Aside from its sheer beauty, the Langtang Valley is a popular trekking destination because of its relative accessibility from Kathmandu. The Gauri Shankar Conservation Area (GSCA) is just a little further east, but is visited less often, somewhat overshadowed by the Langtang Valley and also the Everest region, which lies just to its east.
Here are six great treks to try in these two regions, ranging from easy/moderate to very challenging. Several of them can be combined into a longer trek.
Langtang Valley trek
The Langtang Valley was one of the worst-hit areas in the earthquakes of 2015. The small village of Lantang was completely wiped out by a landslide. The surviving people of the Langtang Valley are doing their best to rebuild their lives and livelihoods, and tourists are welcome back to this area. While evidence of the damage can be seen, there are plenty of places to stay, and the landscape is as beautiful as it was before the natural disaster.
The Langtang Valley has long been a popular trek because it can be reached quite easily from Kathmandu, within a day’s drive. Start at Syabrubesi and follow the Langtang River up. The cool, damp forests give way to wide open pasturelands (complete with grazing yaks) and the Langtang range encircles the valley. There are also interesting Buddhist stupas and stone prayer walls along the way.
Lake Gosainkunda trek
The Lake Gosainkunda trek can be done on its own, but it’s recommended as a side-trip after the Langtang Valley trek. Doing it this way around will aid acclimatisation. If it is attempted on its own or before the Langtang Valley trek, the rapid increase in altitude may be too much for some people. The beautiful Lake Gosainkunda (at an altitude of 4380 metres) is a pilgrimage site within the Langtang National Park, so you may share the trail with some bare-footed sadhus.
Tamang Heritage Trail
The Tamang Heritage Trail has been developed as a way to bring tourists to otherwise overlooked areas of the Langtang Area, to spread around the benefits of tourism. The people of this area also suffered particularly badly in the 2015 earthquake. But of course, the Tamang Heritage Trail also offers trekkers a fascinating and beautiful experience. The trail follows high farmland and passes through villages inhabited by Tamang people, an ethnic group descended from Tibetans. Accommodation is in homestays, so you can learn about the traditional way of life in the mountains of Nepal. The focus is on cultural interaction. Like many other treks in the area, the starting point is the town of Syabrubesi.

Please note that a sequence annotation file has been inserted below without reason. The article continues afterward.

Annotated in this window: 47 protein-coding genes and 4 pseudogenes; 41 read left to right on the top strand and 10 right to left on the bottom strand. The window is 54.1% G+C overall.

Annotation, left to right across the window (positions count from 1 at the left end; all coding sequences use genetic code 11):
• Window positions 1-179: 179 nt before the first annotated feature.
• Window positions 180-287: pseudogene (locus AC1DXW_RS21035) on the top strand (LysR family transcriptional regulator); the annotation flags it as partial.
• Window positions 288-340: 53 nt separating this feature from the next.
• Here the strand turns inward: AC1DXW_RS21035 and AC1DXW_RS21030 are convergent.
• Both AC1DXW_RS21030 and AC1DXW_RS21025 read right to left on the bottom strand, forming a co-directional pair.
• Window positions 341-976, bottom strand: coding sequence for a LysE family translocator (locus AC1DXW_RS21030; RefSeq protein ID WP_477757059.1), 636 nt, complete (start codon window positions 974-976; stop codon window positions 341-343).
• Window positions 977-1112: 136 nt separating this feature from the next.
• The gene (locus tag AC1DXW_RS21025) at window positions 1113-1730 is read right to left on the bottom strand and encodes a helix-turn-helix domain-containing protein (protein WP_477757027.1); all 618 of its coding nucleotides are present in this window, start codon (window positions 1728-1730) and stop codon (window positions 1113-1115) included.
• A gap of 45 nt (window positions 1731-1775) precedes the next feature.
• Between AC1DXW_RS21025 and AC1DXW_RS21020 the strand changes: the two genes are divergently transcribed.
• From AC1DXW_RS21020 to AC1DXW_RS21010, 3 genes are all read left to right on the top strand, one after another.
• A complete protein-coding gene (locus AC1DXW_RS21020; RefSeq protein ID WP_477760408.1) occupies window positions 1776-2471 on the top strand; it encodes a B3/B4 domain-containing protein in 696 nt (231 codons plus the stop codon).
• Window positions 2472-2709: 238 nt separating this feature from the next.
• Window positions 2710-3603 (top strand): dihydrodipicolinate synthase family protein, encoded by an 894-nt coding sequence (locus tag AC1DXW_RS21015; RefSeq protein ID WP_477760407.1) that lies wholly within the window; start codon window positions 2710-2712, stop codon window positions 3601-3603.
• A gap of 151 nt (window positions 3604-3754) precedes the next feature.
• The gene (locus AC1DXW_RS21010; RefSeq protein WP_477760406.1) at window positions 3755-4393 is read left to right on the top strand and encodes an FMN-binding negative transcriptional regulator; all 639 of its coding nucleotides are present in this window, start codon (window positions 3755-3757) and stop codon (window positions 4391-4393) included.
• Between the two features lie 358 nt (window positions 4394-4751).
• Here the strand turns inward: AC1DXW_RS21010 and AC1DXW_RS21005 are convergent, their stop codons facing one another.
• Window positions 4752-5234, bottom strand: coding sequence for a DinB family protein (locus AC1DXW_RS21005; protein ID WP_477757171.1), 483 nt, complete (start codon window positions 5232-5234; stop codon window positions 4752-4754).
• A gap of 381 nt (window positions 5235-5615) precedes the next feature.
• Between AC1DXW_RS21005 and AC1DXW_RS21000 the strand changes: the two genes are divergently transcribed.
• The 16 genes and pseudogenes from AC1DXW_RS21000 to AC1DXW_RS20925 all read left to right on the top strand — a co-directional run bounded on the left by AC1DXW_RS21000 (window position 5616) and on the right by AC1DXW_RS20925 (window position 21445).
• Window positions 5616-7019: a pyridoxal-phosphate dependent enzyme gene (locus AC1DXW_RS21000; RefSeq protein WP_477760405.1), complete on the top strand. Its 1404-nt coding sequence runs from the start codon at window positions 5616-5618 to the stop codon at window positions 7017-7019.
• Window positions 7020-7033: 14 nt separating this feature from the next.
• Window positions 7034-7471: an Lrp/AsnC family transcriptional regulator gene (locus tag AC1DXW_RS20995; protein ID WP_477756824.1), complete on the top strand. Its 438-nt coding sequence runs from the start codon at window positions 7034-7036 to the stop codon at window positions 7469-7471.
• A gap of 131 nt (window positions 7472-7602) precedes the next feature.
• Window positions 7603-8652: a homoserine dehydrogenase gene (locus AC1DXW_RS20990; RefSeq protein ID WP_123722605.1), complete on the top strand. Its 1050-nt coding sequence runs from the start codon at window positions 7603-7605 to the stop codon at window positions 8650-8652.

Ruby Valley trek
The Ruby Valley trek is a relatively low-altitude trek, with a maximum altitude of 4200 metres at the Pangsang Pass. Although it is not a highly strenuous trek, there are a lot of ups and downs, so a good level of fitness is needed—as on any trek in Nepal! The trek is full of views of green farmland, rice fields, a river valley, and soaring grassy mountains to either side of the trail.
The trail can be accessed quite easily from Kathmandu, starting at Darkha Phedi or Syabrubesi, about seven hours’ drive from the capital. There is not much tourist development on this trail, so accommodation is mostly in homestays and local lodges. But, that means you’ll get many opportunities to interact with local people.
Numbur Cheese Circuit trek
One of the most improbably named treks in Nepal, the Numbur Cheese Circuit trek is in the Ramecchap District, about 200 kilometres east of Kathmandu and just south of the Gauri Shankar Conservation area. The two-week trek starts at Shivalaya, which is also the starting point for treks to Everest for people who don’t fly to Lukla.
The name comes from the cheese factory—Nepal’s first—that you can visit along the way. The route lies beneath Mount Numbur Chuli (6959 metres), and can only be camped, due to the relatively recent development of this area for trekking. Highlights include Sherpa settlements, forests of rhododendron and bamboo, the Panch Pokhari holy lakes, and views of might Himalayan peaks both to the east and west.
Rolwaling and Tashi Lapcha Pass Trek
The Rolwaling trek with the Tashi Lapcha Pass is a very challenging trek that should only be attempted by experienced trekkers, due to the extremely high Tashi Lapcha Pass (5750 metres) that must be crossed. Mountaineering experience is recommended. The trek starts at the edge of the Gaurishankar Conservation Area, northeast of Kathmandu, and follows the Rolwaling River up the valley. Highlights include views of Mount Gaurishankar (7134 metres), as well as the Ramdung Glacier and the high-altitude Tsho Rolpa Lake. After crossing the high pass, descend into the Khumbu Valley and end the trek in Lukla (with a flight back to Kathmandu). Trekkers on this under-visited route will experience the remote Rolwaling Valley, as well as the popular Khumbu Valley, on the way to Everest Base Camp.